Nevada wildfires claim first fatality

RENO - A seasonal firefighter was killed and three other people were injured when a firefighting helicopter crashed shortly after takeoff in eastern Nevada.

The Bell 206 ''Jet Ranger'' helicopter had been carrying water and supplies at the 3,600-acre Charlie fire in Elko County when it took off about 7 p.m. Thursday to return to Wells for the night, fire spokesman Bill Roach said.

The chopper rolled after taking off and the main rotor hit the ground, officials said. The Interior Department's Office of Aviation Safety and the National Transportation Safety Board were investigating.

Phillip Conner, 29, of Prescott, Ariz., was killed. Conner worked at the Lake Mead Recreation Area in Las Vegas. This was the fourth year he had worked at the agency as a summer seasonal firefighter.

Matt Cannon, a BLM crew member from Alaska, suffered a broken shoulder and was flown to Magic Valley Medical Center in Twin Falls, Idaho, where he was listed in serious condition on Friday.

The pilot, Kenneth Carlton, worked for Rogers Helicopters out of Clovis, Calif., BLM spokeswoman Jo Simpson said. The helicopter was under an exclusive contract with the Interior Department for fire assistance.

Another Rogers employee, Rodney Scott, was driving a fuel truck and ran to the scene to help those on board after the crash, authorities said.

Carlton and Scott were taken to Elko General Hospital in Elko where they were treated and released.

Thursday's crash was the first fatality stemming from a wildland fire in Nevada since 1986, when Tim Baker, a firefighter at the Nevada Test Site, was overun by flames during a fire in southern Nevada.

The last deaths involving a firefighting helicopter occurred 10 years earlier, according to Steve Frady, a Nevada Division of Forestry spokesman and secretary-historian for the Nevada Firefighters Memorial.

On July 5, 1976, forestry employees John Ivins and Ken Carvin and BLM pilot James Davidson died when their helicopter crashed while fighting the Kings Canyon fire in Carson City.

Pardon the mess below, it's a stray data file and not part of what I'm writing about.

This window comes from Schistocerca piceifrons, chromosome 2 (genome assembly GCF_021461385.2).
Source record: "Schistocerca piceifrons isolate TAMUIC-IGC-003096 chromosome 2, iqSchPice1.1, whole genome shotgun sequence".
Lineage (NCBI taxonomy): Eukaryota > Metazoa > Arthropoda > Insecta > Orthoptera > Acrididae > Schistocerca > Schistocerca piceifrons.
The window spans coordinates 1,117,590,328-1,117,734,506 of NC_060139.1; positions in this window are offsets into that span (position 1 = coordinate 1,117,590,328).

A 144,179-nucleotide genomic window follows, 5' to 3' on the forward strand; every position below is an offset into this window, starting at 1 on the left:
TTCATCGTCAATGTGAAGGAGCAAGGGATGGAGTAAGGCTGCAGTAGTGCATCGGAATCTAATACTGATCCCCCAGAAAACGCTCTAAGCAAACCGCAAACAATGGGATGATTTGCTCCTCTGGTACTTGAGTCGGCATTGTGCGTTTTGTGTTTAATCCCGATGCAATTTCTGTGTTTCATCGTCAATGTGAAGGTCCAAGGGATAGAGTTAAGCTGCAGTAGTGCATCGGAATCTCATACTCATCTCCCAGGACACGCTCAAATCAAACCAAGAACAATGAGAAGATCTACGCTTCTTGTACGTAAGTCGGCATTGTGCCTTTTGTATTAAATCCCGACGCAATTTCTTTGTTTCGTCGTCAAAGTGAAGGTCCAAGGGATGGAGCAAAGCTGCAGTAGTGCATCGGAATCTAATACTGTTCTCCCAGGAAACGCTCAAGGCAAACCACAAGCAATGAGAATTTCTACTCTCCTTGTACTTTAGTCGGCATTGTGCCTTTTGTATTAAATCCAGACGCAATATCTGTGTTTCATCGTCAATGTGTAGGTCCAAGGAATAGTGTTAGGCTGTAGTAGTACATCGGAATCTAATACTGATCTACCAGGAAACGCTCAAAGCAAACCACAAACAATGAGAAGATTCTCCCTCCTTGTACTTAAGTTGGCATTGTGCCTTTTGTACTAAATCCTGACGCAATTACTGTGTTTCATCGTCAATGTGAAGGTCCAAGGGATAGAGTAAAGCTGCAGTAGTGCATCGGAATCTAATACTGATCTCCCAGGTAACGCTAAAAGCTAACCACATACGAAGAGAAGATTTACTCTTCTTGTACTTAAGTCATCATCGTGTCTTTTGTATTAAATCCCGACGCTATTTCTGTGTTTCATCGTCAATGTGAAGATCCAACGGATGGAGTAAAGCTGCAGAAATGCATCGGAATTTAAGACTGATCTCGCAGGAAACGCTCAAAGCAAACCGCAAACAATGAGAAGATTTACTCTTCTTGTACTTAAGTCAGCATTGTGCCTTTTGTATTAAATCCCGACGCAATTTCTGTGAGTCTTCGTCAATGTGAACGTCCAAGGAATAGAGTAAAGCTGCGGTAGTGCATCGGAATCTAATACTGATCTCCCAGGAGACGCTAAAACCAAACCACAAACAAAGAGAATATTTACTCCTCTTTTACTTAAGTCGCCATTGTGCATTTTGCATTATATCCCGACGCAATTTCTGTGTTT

The Charlie fire was 65 percent contained on Friday.

Elsewhere in Nevada, rain that accompanied the latest round of thunderstorms on Thursday helped quench some of the flames burning around the state.

''It rained mud here,'' said Dave Murphy, BLM spokesman in Winnemucca said of the storm that doused the northcentral Nevada town late Thursday.

The rain mixed with ash from wildland fires, leaving a coating of dirt, grit and ash.

''My car was so dirty,'' he said. ''My green hood was more brown than green. It was pretty amazing.''

The rain helped firefighters contain the 3,700-acre Jungo Complex fire on Thursday that was burning 10 miles northwest of Winnemucca.

Elsewhere, four fires being called the O'Neil Basin Complex 55 miles north of Wells had consumed 21,000 acres by Friday. All were sparked by lightning on Wednesday and were actively burning. One, the Sun fire, was unmanned because of a lack of resources.

Three fires continued to burn near Ely, the largest being the Cherry fire, which was started by lightning nearly a month ago and has burned 7,500 acres. It was 75 percent contained.

The Crusoe fire, at 3,000 acres, was 80 percent contained.

The Three Mile fire has burned 15,000 acres northeast of Midas since it broke out on Wednesday.

Near Reno, firefighters hoped to have the 2,900-acre Arrowcreek fire contained on Saturday. Six homes were damaged when it broke out during a thunderstorm on Tuesday in southwest Reno.

So far this year, more than 700 wildland fires have burned more than 420,000 acres in Nevada.


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